US 4055625 A
The method of treatment of a mixture of air and at least partially radioactive gases such as xenon and krypton in particular, especially gaseous effluents derived from the reprocessing of irradiated nuclear fuels, comprises a stage of concentration of the rare gases in solution in liquid oxygen by cryogenic distillation of the light gases and especially nitrogen from the liquefied mixture.
1. A method for treating radioactive effluent gases obtained from reprocessing of irradiated nuclear fuels containing xenon, and krypton which is radioactive in air by treating a mixture thereof also containing oxygen, nitrogen oxides, gaseous carbon dioxide, water vapor, argon and hydrocarbons comprising
i. removing nitrogen oxides, gaseous carbon dioxide, water vapor and hydrocarbons contained in said effluent gas mixture therefrom, thereafter
ii. liquifying the oxygen in said effluent gas mixture and distilling off gaseous nitrogen oxides a portion of the oxygen, and argon contained therein in a cyrogenic distillation column thereby forming a concentrated liquified mixture in the lower portion thereof, said concentrated liquified mixture also containing ozone formed from oxygen in the radioactive medium,
withdrawing a fraction of said ozone-containing liquified mixture from said distillation column and dissociating said ozone in said liquified mixture and then returning said liquified mixture to said distillation column, and removing a liquified mixture of oxygen containing xenon and krypton from the lower portion of said distillation column, then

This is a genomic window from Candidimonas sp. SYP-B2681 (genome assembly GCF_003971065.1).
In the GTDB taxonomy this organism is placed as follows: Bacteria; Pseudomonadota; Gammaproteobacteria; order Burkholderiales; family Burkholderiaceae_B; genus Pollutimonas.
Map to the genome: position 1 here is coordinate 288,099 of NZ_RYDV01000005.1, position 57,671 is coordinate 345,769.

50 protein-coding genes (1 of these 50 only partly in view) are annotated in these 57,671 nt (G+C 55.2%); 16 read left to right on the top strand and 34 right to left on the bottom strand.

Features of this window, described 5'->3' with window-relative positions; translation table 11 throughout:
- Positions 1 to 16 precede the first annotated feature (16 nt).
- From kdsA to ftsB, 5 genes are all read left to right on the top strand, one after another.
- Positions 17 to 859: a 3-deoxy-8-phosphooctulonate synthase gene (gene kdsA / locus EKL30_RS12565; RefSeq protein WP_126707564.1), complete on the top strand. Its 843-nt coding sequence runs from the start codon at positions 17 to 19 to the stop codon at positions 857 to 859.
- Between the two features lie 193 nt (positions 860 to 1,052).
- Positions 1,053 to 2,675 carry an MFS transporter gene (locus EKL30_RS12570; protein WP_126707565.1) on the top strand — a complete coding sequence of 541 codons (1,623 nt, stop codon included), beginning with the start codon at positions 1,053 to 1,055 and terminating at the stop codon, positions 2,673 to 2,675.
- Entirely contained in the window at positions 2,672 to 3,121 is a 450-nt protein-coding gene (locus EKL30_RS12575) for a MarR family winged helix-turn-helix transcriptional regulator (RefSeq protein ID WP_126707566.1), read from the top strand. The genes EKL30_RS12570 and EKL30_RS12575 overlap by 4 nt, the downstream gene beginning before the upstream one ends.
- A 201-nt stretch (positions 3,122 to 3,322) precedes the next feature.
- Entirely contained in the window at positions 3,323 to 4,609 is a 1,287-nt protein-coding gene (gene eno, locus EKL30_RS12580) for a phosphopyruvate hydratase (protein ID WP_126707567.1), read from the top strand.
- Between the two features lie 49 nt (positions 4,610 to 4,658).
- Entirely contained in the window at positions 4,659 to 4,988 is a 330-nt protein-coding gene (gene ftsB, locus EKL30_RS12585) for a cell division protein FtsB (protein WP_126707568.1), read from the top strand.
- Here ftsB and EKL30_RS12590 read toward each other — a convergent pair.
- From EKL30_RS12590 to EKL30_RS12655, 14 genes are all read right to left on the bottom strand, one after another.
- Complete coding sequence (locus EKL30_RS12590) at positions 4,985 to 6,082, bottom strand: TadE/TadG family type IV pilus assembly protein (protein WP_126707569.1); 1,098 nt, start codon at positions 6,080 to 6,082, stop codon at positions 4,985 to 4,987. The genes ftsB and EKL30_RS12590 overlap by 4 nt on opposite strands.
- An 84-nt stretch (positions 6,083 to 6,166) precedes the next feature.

iii. adding hydrogen to said oxygen containing xenon and krypton and catalytically combining said oxygen with said hydrogen to form water and removing said water, to form an admixture of xenon and krypton, and
iv. cryogenically distilling said admixture of xenon and krypton to distill the krypton as a gas from liquid xenon and recovering said xenon.
2. A method according to claim 1, wherein the catalytic combining of oxygen with hydrogen takes place in the presence of an excess quantity of hydrogen.
3. A method according to claim 2, wherein the greater part of the excess hydrogen remaining after said catalytic combination of hydrogen and oxygen to form water is removed in a cold trap.
4. A method according to claim 1, wherein the catalytic hydrogen/oxygen combination to form water is carried out within a reaction vessel having an inlet and an outlet in the presence of a slight excess quantity of hydrogen in a mixture consisting mainly of inert gases, and wherein the outlet gases from said reaction vessel essentially consisting of krypton, xenon and a small proportion of hydrogen, are partially and continuously recycled to the inlet of said reactor.
5. A method according to claim 4, wherein the non-recycled fraction of the gases obtained at the outlet of said reactor is directed continuously after removal of water into a cryogenic distillation column for the separation and recovery of the xenon.
This invention relates to the treatments to which mixtures of air and rare gases are subjected and more particularly the gaseous effluents derived from reprocessing of irradiated nuclear fuels, a further object of such treatments being to recover the xenon contained in these mixtures.